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U.S. and Canadian stocks opened slightly in the green on Tuesday, as an upbeat corporate earnings season and a pickup in global deals activity lifted demand for risky equities, although gains were capped by concerns around a surge in the Delta variant of the coronavirus.

The TSX was closed Monday for a holiday, but U.S. markets didn’t exhibit much fresh direction for the day, with the Dow ending about 100 points lower following a 250-point climb earlier in the day. The S&P/TSX Composite is only about 24 points away from its record closing high of last week, and for now, there doesn’t seem to be much in its way of it advancing to further peaks given a robust earnings season continues to play out.

This week, 70 companies in Canada have confirmed that they will be releasing their quarterly financial results.

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Stronger-than-expected profit reports have ratcheted up already high forecasts of second-quarter results for Corporate America, with earnings now estimated to have climbed about 90% versus forecasts of 65.4% at the start of July, according to IBES data from Refinitiv.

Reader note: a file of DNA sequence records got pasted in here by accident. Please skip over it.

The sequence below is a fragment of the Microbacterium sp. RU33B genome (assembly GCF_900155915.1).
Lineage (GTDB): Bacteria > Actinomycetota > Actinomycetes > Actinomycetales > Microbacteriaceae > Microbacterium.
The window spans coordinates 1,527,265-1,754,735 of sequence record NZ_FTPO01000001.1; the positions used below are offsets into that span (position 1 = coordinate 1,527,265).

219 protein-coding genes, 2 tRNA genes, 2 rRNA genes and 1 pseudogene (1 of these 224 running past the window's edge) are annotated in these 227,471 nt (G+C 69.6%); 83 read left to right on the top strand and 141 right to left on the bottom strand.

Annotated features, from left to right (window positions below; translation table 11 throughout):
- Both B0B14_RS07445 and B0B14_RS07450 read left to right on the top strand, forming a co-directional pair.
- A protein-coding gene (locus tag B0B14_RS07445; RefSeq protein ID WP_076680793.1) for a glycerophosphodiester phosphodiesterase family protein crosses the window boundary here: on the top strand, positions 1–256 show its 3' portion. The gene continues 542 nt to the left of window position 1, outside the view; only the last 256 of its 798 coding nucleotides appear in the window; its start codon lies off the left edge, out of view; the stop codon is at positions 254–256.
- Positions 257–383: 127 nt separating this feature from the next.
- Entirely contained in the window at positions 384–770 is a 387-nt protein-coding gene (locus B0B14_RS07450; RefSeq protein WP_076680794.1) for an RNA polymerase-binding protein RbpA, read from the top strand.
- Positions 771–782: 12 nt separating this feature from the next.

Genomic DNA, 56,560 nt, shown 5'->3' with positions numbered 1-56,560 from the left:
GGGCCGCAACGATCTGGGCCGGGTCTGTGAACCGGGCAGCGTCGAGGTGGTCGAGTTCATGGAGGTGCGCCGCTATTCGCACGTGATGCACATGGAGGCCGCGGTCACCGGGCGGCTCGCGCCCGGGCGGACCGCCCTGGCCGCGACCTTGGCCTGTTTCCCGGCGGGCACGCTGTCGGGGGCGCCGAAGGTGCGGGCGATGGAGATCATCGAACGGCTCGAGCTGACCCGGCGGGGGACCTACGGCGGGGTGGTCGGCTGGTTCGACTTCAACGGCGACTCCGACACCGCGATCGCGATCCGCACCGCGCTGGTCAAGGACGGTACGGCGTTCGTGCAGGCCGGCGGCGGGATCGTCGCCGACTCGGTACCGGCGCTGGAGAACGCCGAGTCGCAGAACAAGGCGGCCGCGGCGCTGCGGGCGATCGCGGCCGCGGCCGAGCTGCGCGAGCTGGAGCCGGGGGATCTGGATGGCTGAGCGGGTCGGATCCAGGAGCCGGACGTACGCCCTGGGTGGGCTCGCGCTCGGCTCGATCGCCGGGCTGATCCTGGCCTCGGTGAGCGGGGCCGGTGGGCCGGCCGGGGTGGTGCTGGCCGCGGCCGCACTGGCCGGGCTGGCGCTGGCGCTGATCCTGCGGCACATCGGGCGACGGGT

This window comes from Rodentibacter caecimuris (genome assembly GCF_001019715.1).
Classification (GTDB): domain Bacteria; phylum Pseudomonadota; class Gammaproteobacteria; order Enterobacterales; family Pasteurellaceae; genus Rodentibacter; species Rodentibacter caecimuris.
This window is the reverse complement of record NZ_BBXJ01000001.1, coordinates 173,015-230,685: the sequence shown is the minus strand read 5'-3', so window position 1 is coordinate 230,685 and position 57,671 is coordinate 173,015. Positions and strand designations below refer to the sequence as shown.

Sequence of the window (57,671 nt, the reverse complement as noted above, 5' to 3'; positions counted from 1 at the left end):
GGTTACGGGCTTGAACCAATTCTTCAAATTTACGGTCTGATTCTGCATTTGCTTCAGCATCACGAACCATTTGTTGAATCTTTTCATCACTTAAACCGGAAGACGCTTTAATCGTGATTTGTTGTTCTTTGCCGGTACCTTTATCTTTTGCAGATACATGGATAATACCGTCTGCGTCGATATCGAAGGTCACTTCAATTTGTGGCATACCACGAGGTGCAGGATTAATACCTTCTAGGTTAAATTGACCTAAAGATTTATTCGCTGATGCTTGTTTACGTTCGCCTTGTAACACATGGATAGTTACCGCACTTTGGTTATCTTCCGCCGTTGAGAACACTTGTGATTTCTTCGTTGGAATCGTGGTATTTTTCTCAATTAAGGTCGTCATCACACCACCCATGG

Still, Wall Street’s main indexes have slipped from record highs as investors booked profit amid lofty stock valuations and as concerns over slowing economic growth and rising cases of the Delta variant hit sentiment.

A deepening regulatory crackdown in China has also sent jitters across the global technology sector. China’s Tencent Holdings Ltd slumped as much as 10% in Asia after a Chinese state media outlet branded online games as “spiritual opium”.